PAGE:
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    Shooting cords

    Hello friends! Could You help me to identify this shooting cords
    1st
    [IMG] [/IMG]
    Last edited by Zegengeim; 12-05-2018, 07:34 AM.

    #2
    2nd
    [IMG] [/IMG]
    Last edited by Zegengeim; 12-05-2018, 07:35 AM.

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      #3
      3d
      [IMG] [/IMG]
      Last edited by Zegengeim; 12-05-2018, 07:35 AM.

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        #4
        ...
        Last edited by Zegengeim; 12-05-2018, 07:34 AM.

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          #5
          These are all examples of a non military Schützenschnur worn by members of a Schützenverein (sport shooting organisation/club).
          What some people might not know yet is that this type of award was first worn by the Spanish troops in Holland during the eighty year war (1568-1648) because the most friendly Spanish king at that time ordered to hang every Dutchman wearing a rifle,so the Spanish musketeers carried a rope to do so.
          If one really tried you still would be able to hang someone with a schnur like the ones in this thread.........
          All the best,

          Kees

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            #6
            Originally posted by chiffonnier View Post
            this type of award was first worn by the Spanish troops in Holland during the eighty year war (1568-1648) because the most friendly Spanish king at that time ordered to hang every Dutchman wearing a rifle,so the Spanish musketeers carried a rope to do so
            Maybe to correct and in my opinion: it was not the Schützenschnur, but the precursor for the Fangschnur/Affenschaukel (the halter with snails). It weren't Dutch, but Wallonians that changed sides and served then for the Dutch.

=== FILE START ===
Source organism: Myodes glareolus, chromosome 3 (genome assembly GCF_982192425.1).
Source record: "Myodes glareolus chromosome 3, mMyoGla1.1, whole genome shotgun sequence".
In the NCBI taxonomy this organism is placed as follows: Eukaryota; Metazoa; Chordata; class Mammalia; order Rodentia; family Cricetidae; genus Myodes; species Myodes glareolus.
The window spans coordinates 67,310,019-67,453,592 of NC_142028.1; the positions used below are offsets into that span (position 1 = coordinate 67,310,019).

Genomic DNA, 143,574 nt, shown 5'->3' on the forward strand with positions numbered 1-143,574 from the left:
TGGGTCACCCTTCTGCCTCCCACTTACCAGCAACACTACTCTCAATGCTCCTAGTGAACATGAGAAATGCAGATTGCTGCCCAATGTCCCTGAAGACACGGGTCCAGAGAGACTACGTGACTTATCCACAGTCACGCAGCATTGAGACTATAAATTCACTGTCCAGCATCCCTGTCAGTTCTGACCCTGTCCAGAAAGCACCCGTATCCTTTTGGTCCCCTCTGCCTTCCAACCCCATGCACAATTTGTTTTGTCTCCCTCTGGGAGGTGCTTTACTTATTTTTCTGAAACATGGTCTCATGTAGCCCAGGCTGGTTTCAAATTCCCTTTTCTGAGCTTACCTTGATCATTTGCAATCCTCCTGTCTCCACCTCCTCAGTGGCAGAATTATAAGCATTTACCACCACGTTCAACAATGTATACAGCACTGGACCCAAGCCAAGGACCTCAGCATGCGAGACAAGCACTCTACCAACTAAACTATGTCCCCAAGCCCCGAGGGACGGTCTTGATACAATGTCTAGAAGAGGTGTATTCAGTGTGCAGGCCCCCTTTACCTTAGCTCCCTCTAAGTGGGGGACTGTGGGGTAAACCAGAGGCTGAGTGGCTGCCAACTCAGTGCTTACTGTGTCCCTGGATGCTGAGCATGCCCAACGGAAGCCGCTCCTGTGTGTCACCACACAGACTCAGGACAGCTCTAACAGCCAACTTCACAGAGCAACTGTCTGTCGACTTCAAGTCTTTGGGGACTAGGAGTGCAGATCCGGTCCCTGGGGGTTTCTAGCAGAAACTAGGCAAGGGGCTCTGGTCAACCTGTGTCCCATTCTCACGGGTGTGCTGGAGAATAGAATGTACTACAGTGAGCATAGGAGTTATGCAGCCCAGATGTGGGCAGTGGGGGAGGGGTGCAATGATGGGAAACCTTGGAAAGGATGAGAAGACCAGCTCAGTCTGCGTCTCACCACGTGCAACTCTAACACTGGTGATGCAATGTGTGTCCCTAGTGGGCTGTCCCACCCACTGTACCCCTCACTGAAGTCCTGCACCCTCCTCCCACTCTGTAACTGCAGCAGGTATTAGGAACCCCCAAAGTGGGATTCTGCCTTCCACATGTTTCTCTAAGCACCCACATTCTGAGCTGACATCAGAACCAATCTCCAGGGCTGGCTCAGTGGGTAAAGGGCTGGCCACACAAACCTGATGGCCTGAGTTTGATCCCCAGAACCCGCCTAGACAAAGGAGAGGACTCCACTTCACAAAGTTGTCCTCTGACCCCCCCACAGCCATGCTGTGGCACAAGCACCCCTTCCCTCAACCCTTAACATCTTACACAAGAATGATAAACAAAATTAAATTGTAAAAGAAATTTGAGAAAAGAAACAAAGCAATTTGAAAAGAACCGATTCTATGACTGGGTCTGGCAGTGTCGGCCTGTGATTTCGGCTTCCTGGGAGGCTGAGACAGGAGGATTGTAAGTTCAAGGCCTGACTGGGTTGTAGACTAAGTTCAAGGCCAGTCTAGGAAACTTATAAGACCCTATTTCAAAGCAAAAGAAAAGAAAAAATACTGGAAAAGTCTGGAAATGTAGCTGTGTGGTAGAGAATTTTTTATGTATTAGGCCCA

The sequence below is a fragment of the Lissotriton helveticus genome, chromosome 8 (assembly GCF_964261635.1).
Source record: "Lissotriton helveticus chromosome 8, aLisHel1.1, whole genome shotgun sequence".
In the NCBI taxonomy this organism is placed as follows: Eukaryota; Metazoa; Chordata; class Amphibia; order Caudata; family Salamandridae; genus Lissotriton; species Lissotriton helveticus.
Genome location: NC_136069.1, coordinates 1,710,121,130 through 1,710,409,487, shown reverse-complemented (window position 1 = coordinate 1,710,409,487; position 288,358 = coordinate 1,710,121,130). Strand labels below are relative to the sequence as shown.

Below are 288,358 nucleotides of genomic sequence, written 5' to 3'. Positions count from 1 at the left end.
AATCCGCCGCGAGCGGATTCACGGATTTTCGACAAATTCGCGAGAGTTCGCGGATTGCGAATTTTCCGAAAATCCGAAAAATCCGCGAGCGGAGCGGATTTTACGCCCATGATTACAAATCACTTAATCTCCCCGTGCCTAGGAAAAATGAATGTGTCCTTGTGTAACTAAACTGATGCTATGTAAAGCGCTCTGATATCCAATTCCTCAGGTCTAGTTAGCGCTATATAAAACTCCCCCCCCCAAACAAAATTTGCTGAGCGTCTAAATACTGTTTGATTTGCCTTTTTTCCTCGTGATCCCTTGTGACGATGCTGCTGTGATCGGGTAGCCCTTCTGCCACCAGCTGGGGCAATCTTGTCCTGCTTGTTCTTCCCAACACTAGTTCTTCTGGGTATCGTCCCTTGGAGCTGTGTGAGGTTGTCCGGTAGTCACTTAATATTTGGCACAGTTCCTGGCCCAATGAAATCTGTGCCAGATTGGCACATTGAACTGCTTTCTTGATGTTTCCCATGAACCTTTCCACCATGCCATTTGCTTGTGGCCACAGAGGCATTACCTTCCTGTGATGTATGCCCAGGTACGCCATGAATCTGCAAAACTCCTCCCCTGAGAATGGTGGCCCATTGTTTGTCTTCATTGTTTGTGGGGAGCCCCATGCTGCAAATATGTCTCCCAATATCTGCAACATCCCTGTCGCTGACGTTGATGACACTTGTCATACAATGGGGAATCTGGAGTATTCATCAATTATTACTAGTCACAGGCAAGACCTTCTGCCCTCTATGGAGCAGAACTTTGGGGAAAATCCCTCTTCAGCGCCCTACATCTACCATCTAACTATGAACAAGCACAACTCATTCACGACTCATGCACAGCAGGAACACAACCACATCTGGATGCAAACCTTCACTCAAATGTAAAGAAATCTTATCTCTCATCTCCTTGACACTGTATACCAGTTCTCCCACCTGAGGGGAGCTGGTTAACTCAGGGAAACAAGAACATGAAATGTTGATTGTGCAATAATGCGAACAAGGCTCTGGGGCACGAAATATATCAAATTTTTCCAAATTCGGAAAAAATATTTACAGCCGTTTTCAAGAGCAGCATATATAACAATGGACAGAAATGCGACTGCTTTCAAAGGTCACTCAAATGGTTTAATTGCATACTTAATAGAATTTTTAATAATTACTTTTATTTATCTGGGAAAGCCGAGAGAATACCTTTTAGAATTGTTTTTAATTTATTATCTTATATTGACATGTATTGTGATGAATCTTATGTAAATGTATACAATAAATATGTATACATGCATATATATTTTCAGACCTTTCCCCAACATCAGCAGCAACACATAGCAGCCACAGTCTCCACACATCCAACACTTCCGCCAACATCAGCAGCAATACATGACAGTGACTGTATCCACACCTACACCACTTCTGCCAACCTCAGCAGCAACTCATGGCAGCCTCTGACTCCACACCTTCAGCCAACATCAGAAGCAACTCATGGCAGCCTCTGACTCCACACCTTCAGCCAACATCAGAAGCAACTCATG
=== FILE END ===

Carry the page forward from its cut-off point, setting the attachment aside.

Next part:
The lanyard shown is for 98% one for a shooting association and one can still buy them in this form.

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              #7
              Originally posted by wilhelm Saris View Post
              Maybe to correct and in my opinion: it was not the Schützenschnur, but the precursor for the Fangschnur/Affenschaukel (the halter with snails). It weren't Dutch, but Wallonians that changed sides and served then for the Dutch.

              The lanyard shown is for 98% one for a shooting association and one can still buy them in this form.
              Hallo Wim;
              You're probably right with that Fangschnur,however if that's the case Wikipedia and a lot of other websites should take note of this thread and change their info .
              See what I mean;
              https://en.wikipedia.org/wiki/German...f_Marksmanship
              All the best en prettige jaarwisseling.
              groeten,
              Kees

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                #8
                The story of Alva was told to me many, many years ago and was included in my book about aguillettes. They spoke about a cord with nails. And this is the precursor for the Fangschnur, as there were often two metal tips included with the braid.
                The men from Wallonië did wear leather forage straps with nails aorund the neck during the battle. After the war, the regiment did wear them from the shoulder as a sign of distinction. Note it all is a legend!

                The development of the early Fangschnur is shown with drawings in my book.
                Who cares if the websites do change their text.

                A Schützenschnur does not have nails, but acorns.

                Have a great jump into 2019: einen guten Rutsch.
                Last edited by wilhelm Saris; 12-29-2018, 07:55 AM.

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                  #9
                  Many thanks for the help!
                  And about time period of my cords?
                  These examples are made of not synthetic materials.

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                    #10
                    Hard to say as these didn't change much during the last half century.
                    Anywhere from the late fifties up until very recent I'm afraid.
                    It sounds good saying that they were from the previous century .

                    Kees

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